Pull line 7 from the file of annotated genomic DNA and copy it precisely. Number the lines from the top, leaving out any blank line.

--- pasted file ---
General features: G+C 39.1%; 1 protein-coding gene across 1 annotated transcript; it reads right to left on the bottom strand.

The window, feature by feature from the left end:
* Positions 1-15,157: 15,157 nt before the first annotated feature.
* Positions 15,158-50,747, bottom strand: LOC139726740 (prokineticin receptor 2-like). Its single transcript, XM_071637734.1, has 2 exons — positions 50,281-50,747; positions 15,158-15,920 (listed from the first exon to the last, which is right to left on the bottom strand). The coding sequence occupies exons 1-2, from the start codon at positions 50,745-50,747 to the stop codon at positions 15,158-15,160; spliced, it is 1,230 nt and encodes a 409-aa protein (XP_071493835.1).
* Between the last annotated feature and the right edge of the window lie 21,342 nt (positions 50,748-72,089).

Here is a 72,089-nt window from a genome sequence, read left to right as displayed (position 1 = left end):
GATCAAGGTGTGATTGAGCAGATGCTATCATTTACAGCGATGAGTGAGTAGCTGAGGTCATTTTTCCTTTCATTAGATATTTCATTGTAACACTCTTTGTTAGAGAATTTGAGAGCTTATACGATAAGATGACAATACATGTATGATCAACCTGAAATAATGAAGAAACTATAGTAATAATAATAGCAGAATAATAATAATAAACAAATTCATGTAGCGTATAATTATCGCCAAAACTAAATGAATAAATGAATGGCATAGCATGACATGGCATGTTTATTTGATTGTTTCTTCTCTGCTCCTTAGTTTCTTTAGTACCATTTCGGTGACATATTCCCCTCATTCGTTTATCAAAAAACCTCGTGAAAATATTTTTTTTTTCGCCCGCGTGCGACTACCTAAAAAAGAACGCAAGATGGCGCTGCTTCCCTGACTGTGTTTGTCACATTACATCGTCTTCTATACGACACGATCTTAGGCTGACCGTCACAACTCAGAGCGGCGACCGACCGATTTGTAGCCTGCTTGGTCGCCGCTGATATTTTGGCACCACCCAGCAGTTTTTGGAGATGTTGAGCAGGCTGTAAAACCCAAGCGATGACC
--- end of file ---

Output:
GATCAAGGTGTGATTGAGCAGATGCTATCATTTACAGCGATGAGTGAGTAGCTGAGGTCATTTTTCCTTTCATTAGATATTTCATTGTAACACTCTTTGTTAGAGAATTTGAGAGCTTATACGATAAGATGACAATACATGTATGATCAACCTGAAATAATGAAGAAACTATAGTAATAATAATAGCAGAATAATAATAATAAACAAATTCATGTAGCGTATAATTATCGCCAAAACTAAATGAATAAATGAATGGCATAGCATGACATGGCATGTTTATTTGATTGTTTCTTCTCTGCTCCTTAGTTTCTTTAGTACCATTTCGGTGACATATTCCCCTCATTCGTTTATCAAAAAACCTCGTGAAAATATTTTTTTTTTCGCCCGCGTGCGACTACCTAAAAAAGAACGCAAGATGGCGCTGCTTCCCTGACTGTGTTTGTCACATTACATCGTCTTCTATACGACACGATCTTAGGCTGACCGTCACAACTCAGAGCGGCGACCGACCGATTTGTAGCCTGCTTGGTCGCCGCTGATATTTTGGCACCACCCAGCAGTTTTTGGAGATGTTGAGCAGGCTGTAAAACCCAAGCGATGACC